And it is not managers.
Wooh… hold on. We have all heard the expression before that people don’t leave companies, they leave bad managers. While a direct manager is crucial in any organisation, and that she has a huge impact on the staff, unfortunately for the 44,900,000 results on Google claiming this, the statement is wrong. Bad managers are not the number one reason for people to leave companies.
1 versus 44,900,000 … They can’t be all wrong, right? So where does that statement come from?
The main source is Gallup, a management consultancy, that, incidentally, makes its money by offering management advice. Their report, which you can read here, starts with:
“One in two employees have left a job to get away from a manager and improve their overall life at some point in their career.”
And of course, just as their study confirms, managers play a huge role in the wellbeing of their employees, however, we can’t deny that colleagues and the general work environment do as well.
What are then the main reasons to leave a company? For this we have data from another study, this time from Cultureamp, an employee engagement platform. You can find that study here. Cultureamp wanted to verify whether that expression held any truth, and if so, how significant the impact was of bad managers.
They looked at data from over 300,000 employees who completed employee feedback surveys in 2017. They found that the top 3 reasons for people to leave were:
1. Lack of alignment
Alignment means first of all what somebody needs to be do in order to be successful. In addition, people need to receive recognition of their work so they stay motivated, and the environment needs to be focused on improving quality and decisions that are made to improve the results.
2. Lack of leadership
Why does the company exist and why does it matter? Is the leadership clear about the vision and how we will reach the goals and aspirations of the organisation or not? When there is no clarity here, people are far less engaged, and this is why it is the 2nd reasons for people to leave. When people do find organisations where the vision is clear, when the goals match the goals of the employee, then it is clear she will be more engaged with that other organisation.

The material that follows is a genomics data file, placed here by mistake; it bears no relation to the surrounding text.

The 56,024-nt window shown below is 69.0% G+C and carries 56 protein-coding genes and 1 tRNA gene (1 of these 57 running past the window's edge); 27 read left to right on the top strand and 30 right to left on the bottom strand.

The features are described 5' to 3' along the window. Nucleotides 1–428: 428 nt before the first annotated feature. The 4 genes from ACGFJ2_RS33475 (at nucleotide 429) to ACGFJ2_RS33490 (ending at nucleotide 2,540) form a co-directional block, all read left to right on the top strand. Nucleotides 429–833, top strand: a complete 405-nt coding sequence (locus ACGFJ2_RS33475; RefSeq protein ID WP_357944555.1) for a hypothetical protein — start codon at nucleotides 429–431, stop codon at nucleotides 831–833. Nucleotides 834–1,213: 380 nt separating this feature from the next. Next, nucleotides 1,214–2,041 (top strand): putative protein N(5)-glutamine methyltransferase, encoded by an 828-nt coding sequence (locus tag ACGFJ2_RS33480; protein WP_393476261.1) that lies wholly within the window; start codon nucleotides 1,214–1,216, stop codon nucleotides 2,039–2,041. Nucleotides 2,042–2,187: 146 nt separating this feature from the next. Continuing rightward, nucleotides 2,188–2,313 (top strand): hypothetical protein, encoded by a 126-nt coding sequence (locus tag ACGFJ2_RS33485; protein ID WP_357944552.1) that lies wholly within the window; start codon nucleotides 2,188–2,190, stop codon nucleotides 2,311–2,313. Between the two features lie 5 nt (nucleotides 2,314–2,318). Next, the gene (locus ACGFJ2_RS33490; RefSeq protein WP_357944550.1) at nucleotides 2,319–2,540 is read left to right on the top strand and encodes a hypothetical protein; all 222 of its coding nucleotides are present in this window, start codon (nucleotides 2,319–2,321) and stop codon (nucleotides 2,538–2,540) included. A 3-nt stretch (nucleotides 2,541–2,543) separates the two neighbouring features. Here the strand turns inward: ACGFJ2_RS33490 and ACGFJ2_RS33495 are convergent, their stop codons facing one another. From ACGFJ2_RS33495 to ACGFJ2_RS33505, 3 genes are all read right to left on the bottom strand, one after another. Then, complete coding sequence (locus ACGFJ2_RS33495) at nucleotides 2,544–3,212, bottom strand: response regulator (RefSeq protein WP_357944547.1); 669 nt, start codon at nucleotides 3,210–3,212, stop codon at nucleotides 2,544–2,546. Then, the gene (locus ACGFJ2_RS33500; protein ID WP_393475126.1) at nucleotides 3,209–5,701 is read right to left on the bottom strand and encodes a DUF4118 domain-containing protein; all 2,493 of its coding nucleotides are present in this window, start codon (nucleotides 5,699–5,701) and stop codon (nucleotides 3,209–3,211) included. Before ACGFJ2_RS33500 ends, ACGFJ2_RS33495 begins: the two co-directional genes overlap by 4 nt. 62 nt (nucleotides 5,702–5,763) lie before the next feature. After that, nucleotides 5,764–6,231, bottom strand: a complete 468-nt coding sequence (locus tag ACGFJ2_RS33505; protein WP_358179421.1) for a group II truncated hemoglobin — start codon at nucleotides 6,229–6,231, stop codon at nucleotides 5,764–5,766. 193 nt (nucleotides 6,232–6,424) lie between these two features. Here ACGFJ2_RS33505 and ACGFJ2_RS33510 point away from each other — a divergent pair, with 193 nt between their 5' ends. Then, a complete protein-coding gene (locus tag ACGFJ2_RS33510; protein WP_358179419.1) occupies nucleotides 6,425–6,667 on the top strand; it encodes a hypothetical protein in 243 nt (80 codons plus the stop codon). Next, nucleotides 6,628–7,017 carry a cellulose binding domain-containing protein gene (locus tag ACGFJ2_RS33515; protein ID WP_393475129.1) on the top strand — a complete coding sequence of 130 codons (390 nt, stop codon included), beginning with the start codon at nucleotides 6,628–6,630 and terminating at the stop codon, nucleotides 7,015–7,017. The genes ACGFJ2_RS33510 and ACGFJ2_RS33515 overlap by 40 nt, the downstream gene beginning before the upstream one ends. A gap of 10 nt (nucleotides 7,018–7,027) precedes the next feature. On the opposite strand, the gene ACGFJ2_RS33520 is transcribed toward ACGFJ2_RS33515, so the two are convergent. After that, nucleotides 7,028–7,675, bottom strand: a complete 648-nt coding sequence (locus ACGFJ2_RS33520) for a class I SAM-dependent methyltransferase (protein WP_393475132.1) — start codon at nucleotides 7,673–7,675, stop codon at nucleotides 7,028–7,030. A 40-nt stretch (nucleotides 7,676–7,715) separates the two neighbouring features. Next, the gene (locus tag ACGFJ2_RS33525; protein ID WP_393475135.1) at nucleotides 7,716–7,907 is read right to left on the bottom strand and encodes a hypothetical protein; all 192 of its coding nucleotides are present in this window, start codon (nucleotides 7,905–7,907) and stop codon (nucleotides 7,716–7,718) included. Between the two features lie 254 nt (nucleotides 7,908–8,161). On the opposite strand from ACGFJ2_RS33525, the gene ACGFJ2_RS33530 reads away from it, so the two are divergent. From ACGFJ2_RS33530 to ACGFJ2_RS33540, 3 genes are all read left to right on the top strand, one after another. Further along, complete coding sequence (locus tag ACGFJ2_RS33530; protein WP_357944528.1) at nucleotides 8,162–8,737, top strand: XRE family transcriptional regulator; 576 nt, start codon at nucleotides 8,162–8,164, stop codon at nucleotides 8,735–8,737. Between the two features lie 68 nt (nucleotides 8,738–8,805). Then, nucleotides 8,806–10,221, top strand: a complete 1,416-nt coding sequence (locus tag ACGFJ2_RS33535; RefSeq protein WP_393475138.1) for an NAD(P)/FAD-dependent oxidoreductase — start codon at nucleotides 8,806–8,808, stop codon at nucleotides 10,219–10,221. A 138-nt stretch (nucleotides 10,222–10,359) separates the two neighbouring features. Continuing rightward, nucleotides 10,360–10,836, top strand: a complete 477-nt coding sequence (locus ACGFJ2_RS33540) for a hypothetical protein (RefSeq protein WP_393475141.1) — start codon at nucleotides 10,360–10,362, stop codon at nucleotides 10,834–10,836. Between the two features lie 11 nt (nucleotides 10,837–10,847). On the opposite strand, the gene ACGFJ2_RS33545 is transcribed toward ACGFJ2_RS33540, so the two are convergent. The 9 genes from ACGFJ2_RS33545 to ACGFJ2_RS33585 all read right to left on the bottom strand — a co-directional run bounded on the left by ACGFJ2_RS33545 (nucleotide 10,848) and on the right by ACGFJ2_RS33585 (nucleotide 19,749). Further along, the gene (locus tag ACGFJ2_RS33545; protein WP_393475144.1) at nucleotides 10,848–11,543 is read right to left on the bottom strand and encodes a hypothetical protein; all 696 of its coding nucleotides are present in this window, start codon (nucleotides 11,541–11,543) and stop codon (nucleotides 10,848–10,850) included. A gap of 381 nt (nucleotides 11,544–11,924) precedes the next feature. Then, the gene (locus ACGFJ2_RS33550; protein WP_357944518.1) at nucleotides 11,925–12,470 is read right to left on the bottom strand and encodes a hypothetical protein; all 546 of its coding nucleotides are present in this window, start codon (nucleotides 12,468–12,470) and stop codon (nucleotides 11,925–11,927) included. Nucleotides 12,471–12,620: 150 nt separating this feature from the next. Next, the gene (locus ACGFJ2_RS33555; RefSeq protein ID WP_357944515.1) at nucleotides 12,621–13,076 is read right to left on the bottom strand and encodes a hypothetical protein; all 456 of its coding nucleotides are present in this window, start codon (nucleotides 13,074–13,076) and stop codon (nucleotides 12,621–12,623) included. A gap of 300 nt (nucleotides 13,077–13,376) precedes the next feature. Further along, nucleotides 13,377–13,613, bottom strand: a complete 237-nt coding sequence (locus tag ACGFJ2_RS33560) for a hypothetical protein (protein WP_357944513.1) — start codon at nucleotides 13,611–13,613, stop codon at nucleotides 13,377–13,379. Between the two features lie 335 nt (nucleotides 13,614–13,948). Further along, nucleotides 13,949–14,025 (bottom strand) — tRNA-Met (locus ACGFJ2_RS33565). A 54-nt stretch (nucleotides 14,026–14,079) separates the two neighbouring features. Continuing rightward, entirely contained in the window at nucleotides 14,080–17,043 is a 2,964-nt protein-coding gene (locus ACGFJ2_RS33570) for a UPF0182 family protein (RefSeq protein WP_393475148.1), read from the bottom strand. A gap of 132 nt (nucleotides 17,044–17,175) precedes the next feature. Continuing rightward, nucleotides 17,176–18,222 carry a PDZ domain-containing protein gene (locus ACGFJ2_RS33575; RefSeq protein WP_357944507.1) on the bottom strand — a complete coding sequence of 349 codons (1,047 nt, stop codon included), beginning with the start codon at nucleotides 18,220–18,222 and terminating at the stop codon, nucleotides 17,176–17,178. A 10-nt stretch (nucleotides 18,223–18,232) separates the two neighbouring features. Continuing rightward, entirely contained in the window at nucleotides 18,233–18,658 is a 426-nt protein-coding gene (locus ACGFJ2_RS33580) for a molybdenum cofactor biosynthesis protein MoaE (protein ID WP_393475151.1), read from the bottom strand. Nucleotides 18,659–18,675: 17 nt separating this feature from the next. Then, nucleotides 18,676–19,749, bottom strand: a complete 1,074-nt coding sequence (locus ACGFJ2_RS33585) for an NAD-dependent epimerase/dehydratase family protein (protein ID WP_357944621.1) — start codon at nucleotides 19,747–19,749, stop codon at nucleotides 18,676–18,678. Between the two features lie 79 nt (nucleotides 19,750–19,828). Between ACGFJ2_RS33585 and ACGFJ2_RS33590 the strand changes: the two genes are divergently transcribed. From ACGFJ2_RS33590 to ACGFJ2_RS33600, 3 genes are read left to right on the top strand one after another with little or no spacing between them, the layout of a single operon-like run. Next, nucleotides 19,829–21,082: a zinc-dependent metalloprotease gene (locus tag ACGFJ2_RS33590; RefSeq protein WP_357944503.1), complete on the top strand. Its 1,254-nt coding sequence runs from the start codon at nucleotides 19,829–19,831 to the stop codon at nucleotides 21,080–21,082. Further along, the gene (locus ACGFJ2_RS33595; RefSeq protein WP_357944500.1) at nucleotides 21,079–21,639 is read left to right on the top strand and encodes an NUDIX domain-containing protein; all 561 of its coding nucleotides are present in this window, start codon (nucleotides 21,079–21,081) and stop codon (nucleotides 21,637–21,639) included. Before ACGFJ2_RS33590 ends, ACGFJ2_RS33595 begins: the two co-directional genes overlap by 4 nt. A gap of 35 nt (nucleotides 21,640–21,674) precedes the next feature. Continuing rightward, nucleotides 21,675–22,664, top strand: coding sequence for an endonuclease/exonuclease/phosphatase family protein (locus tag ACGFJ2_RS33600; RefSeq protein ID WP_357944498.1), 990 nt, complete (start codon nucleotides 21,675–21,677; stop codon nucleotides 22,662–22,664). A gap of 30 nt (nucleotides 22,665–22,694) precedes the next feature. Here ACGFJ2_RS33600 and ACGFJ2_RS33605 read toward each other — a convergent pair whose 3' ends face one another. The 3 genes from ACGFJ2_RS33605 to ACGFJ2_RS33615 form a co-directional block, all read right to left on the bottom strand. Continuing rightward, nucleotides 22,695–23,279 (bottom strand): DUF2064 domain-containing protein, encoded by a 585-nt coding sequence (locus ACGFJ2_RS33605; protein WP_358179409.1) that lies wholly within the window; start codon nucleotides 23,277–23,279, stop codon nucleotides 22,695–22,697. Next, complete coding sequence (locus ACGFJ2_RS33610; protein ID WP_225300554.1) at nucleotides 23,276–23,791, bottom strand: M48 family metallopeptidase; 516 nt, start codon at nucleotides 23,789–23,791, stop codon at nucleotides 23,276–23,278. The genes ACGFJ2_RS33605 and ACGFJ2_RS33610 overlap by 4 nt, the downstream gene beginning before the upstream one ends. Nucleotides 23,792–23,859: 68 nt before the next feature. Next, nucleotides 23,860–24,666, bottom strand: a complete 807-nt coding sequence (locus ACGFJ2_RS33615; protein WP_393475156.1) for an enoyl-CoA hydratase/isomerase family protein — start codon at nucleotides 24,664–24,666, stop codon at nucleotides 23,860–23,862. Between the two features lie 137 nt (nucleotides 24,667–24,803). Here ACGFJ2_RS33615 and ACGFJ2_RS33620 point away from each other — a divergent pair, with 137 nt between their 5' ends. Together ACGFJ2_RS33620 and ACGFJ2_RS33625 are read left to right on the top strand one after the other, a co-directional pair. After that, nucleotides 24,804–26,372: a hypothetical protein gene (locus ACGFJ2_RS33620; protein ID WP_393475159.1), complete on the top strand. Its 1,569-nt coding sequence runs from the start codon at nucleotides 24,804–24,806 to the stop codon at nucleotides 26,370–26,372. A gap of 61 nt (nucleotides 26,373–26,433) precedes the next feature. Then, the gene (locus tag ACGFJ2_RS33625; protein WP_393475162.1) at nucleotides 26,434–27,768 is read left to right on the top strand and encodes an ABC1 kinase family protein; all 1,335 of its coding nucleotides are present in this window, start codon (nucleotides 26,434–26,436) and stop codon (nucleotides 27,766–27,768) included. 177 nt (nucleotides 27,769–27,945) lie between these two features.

3. Learning & development possibilities
The organisation needs to provide opportunities for career progression and / or skill development. This starts at the employee – manager level through 121 meetings, where coaching can help already developing the employee, and continues through formal learning opportunities in the organisation.
But is it really not the few bad managers that push the majority out of the organisation?
Well, even when Cultureamp focused on those 3 top reasons, they investigated if most managers are doing a good job and the fewer bad managers prompt far more people then to leave, but even then, they concluded based on their research that
“The data again supports the stronger effect of alignment, leadership and learning and development. Fewer people who rated these areas poorly indicated an intention to stay versus those who rated their manager poorly.
If bad managers were truly driving people out more than any other factor, we wouldn’t expect to see 32% of people who rated their manager poorest to still be indicating an intention to stay.”
The experience with their manager was actually at the bottom of the list!
Also interesting to note is that sometimes, when people do blame managers, for example for lack of career progression, often it is the system, not the manager that should be blamed. Managers are not in a position to create roles, when the system does not allow for that.
Cultureamp.com didn’t stop here. They dug deeper and compared the impact of leadership with the impact of managers, and in this setting, the worst setup is having a poor manager and poor leaders, with only 22% feeling committed to staying with the company. If we add a great manager to poor leadership, then still only 38% remains committed to staying with the company. If we have a poor manager and strong leaders, then the numbers jump to 60%.
Finally, the best result is the combination of great leaders and great managers, where a whopping 89% of the people are committed to staying.
So rather than blaming the managers, the leadership of the organisation should be blamed.
Have you ever left a company for one of those 3 reasons? Or was it because of a manager? Let me know…
Thanks for reading my blog…. You can read more in my book JUMP (UK or US). As always, keep on jumping the waves of disruption.